The accusation by US and other Western diplomats that Iran has been "stonewalling" the International Atomic Energy Agency's (IAEA) investigation of alleged past nuclear weapons work has been a familiar theme in mainstream media coverage of Iran's relations with the IAEA for years.
What remains virtually unknown, however, is how a brazen deception by the George W. Bush administration and a key official within the IAEA created the false narrative of Iranian refusal to cooperate with the IAEA and was used to justify harsh international sanctions.
The initial deception was the suggestion by the IAEA that Iran had acknowledged that the activities portrayed in controversial intelligence documents purportedly from an Iranian nuclear weapons project were real, but had claimed they were for non-nuclear purposes. The IAEA then used that brazen falsehood as a pretext to demand that Iran provide sensitive military information on its missile program - a demand that the US officials behind the scheme knew would be rejected. That ploy thus offered the Bush administration a crucial rationale for pushing for new international economic sanctions against Iran.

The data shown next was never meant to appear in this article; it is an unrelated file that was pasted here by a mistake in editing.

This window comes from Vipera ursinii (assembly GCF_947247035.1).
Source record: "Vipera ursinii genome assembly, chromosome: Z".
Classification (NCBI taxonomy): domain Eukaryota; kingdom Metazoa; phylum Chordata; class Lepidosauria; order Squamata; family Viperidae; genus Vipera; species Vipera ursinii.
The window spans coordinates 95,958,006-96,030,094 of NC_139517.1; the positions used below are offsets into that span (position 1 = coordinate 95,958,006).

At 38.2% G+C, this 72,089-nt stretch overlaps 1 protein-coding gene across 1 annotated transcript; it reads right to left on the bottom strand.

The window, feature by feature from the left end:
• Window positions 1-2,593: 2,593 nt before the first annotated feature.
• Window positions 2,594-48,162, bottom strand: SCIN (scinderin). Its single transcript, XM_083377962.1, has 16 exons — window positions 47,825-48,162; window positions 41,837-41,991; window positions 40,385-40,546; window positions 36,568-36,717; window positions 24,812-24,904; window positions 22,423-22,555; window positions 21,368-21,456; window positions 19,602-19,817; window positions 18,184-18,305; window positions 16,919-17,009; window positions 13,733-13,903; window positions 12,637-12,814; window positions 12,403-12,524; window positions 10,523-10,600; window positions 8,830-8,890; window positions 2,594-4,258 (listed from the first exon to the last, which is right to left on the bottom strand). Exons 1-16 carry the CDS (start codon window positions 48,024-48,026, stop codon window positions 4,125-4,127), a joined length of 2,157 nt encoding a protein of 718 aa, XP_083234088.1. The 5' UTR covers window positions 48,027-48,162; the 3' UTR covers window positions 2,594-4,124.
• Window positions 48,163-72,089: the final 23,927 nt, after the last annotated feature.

The story of that highly successful deception, assembled from the public record, interviews with former IAEA officials and diplomatic cables released by WikiLeaks, shows the conscious misleading of the public was central to US policy at a crucial turning point in the nuclear issue.